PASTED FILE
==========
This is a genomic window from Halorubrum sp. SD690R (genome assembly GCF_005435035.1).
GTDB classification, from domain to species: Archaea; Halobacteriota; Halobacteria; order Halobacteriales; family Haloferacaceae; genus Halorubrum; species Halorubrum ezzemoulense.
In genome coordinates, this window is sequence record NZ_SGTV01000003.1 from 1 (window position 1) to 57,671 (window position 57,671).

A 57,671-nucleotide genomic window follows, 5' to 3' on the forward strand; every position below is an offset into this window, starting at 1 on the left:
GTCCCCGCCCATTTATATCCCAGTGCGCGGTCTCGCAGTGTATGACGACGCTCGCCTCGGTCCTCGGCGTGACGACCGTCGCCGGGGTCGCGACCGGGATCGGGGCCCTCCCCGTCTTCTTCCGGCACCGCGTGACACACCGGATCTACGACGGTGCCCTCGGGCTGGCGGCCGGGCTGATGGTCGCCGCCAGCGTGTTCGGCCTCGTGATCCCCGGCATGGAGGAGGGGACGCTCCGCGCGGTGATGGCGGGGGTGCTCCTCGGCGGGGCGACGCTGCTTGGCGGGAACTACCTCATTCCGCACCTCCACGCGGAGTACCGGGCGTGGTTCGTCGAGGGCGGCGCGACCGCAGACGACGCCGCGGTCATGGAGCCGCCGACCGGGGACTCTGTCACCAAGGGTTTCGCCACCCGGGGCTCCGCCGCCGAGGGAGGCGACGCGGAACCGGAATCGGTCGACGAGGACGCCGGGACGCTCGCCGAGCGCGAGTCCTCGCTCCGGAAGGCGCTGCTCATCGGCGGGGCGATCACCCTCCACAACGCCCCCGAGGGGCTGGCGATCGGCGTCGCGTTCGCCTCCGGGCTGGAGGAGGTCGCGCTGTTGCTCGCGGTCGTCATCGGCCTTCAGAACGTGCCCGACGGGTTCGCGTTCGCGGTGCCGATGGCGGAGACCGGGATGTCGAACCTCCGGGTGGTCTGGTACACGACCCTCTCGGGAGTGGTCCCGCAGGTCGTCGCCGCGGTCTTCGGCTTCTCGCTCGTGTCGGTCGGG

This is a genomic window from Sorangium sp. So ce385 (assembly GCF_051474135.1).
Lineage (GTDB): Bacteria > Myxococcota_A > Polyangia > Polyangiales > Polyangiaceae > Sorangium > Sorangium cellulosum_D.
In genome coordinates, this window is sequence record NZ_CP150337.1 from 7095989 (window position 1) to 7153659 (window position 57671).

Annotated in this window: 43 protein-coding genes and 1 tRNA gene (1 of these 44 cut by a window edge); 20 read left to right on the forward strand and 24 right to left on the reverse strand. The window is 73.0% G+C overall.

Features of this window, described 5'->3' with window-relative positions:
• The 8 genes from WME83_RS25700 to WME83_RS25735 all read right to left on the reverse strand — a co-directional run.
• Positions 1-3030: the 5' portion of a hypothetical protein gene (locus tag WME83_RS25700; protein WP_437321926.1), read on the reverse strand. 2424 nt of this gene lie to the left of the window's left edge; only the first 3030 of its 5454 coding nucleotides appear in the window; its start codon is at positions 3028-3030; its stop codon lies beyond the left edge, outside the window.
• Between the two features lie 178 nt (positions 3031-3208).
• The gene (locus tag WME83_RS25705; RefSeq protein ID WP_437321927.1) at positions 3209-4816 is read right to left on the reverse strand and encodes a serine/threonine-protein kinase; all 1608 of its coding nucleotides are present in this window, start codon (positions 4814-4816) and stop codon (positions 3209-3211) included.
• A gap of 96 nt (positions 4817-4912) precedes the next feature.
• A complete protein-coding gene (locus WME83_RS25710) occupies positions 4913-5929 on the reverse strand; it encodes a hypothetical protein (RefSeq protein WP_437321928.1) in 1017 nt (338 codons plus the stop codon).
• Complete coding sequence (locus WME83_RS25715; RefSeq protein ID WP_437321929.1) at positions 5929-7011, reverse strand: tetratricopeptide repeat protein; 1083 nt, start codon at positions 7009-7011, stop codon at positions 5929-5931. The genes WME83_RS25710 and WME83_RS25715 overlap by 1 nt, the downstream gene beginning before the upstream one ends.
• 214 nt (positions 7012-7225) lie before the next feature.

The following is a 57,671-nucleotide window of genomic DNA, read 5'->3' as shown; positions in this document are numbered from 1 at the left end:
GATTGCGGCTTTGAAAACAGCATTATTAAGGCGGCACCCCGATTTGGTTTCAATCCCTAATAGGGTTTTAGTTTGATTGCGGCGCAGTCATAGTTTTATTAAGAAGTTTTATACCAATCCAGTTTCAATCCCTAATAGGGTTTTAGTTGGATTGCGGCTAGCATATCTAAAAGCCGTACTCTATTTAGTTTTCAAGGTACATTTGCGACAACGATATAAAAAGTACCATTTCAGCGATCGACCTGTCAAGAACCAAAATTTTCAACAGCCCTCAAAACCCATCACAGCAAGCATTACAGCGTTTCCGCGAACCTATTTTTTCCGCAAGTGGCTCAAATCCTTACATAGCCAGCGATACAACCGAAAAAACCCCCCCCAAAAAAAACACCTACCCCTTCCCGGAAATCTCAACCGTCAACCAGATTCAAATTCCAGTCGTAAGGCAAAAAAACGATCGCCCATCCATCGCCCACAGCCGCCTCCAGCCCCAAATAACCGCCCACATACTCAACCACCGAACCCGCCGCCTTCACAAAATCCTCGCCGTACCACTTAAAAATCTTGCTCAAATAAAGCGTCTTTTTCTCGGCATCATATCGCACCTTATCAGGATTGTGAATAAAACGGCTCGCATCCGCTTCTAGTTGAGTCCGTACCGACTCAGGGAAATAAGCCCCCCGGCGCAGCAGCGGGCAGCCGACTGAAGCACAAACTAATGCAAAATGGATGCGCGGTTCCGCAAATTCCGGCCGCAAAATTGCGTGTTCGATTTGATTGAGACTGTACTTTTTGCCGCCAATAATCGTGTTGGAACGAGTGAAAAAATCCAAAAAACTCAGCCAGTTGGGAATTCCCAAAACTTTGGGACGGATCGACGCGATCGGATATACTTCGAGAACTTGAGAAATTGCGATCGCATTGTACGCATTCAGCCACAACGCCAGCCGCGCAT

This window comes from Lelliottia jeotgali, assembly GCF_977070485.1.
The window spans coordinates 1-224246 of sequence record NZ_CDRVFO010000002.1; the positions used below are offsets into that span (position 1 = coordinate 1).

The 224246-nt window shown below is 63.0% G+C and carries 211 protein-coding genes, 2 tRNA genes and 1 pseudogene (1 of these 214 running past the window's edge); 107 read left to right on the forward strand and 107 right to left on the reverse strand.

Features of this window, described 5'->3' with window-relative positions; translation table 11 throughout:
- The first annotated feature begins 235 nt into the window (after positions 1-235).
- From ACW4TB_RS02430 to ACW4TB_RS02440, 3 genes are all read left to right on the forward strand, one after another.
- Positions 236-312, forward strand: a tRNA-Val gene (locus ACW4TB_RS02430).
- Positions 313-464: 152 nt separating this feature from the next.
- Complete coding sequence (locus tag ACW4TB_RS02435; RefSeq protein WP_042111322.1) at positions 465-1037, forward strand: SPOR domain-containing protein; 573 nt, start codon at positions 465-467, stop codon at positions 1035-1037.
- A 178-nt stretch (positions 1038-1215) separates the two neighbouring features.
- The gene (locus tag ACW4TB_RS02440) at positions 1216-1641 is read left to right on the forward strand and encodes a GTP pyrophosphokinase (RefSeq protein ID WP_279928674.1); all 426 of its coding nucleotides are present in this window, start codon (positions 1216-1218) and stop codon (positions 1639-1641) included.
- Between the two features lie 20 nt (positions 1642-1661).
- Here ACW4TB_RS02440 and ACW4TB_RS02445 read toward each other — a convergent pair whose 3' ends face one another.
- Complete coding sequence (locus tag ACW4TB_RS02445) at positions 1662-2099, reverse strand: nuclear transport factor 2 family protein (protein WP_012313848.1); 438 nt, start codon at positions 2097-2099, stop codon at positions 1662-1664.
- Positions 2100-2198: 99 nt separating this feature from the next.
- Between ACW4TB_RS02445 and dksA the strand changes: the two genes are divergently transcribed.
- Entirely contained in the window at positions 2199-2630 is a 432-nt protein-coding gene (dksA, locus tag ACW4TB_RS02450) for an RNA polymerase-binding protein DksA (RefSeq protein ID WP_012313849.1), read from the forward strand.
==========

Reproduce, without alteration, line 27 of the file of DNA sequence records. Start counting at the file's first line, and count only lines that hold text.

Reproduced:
- Positions 236-312, forward strand: a tRNA-Val gene (locus ACW4TB_RS02430).